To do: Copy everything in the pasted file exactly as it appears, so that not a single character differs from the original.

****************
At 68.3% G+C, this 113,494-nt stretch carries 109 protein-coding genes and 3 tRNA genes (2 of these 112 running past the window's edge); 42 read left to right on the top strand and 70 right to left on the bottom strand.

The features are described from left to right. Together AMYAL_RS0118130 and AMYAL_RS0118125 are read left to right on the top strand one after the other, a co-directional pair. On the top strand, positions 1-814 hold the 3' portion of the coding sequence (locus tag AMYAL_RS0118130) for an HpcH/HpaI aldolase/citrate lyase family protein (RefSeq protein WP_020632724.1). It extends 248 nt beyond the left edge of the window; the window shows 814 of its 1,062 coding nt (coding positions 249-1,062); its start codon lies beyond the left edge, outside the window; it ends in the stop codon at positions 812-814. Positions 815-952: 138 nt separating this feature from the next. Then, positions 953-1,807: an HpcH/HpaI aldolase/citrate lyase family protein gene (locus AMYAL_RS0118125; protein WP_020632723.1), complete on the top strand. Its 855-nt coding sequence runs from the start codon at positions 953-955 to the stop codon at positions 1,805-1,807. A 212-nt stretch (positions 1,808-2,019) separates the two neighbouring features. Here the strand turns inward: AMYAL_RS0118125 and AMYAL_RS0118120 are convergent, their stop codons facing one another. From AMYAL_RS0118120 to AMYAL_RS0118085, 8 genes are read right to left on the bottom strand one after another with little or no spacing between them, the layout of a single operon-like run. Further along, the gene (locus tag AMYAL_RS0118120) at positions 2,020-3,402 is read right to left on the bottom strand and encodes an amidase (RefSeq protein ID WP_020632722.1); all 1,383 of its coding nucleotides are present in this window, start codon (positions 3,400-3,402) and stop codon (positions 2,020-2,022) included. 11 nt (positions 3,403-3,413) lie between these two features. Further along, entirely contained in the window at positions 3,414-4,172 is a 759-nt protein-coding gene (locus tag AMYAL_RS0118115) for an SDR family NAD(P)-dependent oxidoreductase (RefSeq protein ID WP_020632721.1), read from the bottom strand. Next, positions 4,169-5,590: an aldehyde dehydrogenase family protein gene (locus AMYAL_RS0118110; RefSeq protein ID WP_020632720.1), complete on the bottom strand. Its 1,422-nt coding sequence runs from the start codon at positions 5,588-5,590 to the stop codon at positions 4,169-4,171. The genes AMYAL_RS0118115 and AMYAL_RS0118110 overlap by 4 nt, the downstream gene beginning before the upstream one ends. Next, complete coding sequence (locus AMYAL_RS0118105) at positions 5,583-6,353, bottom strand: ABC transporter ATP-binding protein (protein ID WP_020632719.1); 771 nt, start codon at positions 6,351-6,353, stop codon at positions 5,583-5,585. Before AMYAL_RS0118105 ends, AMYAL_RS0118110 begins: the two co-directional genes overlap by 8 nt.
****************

At 68.3% G+C, this 113,494-nt stretch carries 109 protein-coding genes and 3 tRNA genes (2 of these 112 running past the window's edge); 42 read left to right on the top strand and 70 right to left on the bottom strand.

The features are described from left to right. Together AMYAL_RS0118130 and AMYAL_RS0118125 are read left to right on the top strand one after the other, a co-directional pair. On the top strand, positions 1-814 hold the 3' portion of the coding sequence (locus tag AMYAL_RS0118130) for an HpcH/HpaI aldolase/citrate lyase family protein (RefSeq protein WP_020632724.1). It extends 248 nt beyond the left edge of the window; the window shows 814 of its 1,062 coding nt (coding positions 249-1,062); its start codon lies beyond the left edge, outside the window; it ends in the stop codon at positions 812-814. Positions 815-952: 138 nt separating this feature from the next. Then, positions 953-1,807: an HpcH/HpaI aldolase/citrate lyase family protein gene (locus AMYAL_RS0118125; protein WP_020632723.1), complete on the top strand. Its 855-nt coding sequence runs from the start codon at positions 953-955 to the stop codon at positions 1,805-1,807. A 212-nt stretch (positions 1,808-2,019) separates the two neighbouring features. Here the strand turns inward: AMYAL_RS0118125 and AMYAL_RS0118120 are convergent, their stop codons facing one another. From AMYAL_RS0118120 to AMYAL_RS0118085, 8 genes are read right to left on the bottom strand one after another with little or no spacing between them, the layout of a single operon-like run. Further along, the gene (locus tag AMYAL_RS0118120) at positions 2,020-3,402 is read right to left on the bottom strand and encodes an amidase (RefSeq protein ID WP_020632722.1); all 1,383 of its coding nucleotides are present in this window, start codon (positions 3,400-3,402) and stop codon (positions 2,020-2,022) included. 11 nt (positions 3,403-3,413) lie between these two features. Further along, entirely contained in the window at positions 3,414-4,172 is a 759-nt protein-coding gene (locus tag AMYAL_RS0118115) for an SDR family NAD(P)-dependent oxidoreductase (RefSeq protein ID WP_020632721.1), read from the bottom strand. Next, positions 4,169-5,590: an aldehyde dehydrogenase family protein gene (locus AMYAL_RS0118110; RefSeq protein ID WP_020632720.1), complete on the bottom strand. Its 1,422-nt coding sequence runs from the start codon at positions 5,588-5,590 to the stop codon at positions 4,169-4,171. The genes AMYAL_RS0118115 and AMYAL_RS0118110 overlap by 4 nt, the downstream gene beginning before the upstream one ends. Next, complete coding sequence (locus AMYAL_RS0118105) at positions 5,583-6,353, bottom strand: ABC transporter ATP-binding protein (protein ID WP_020632719.1); 771 nt, start codon at positions 6,351-6,353, stop codon at positions 5,583-5,585. Before AMYAL_RS0118105 ends, AMYAL_RS0118110 begins: the two co-directional genes overlap by 8 nt.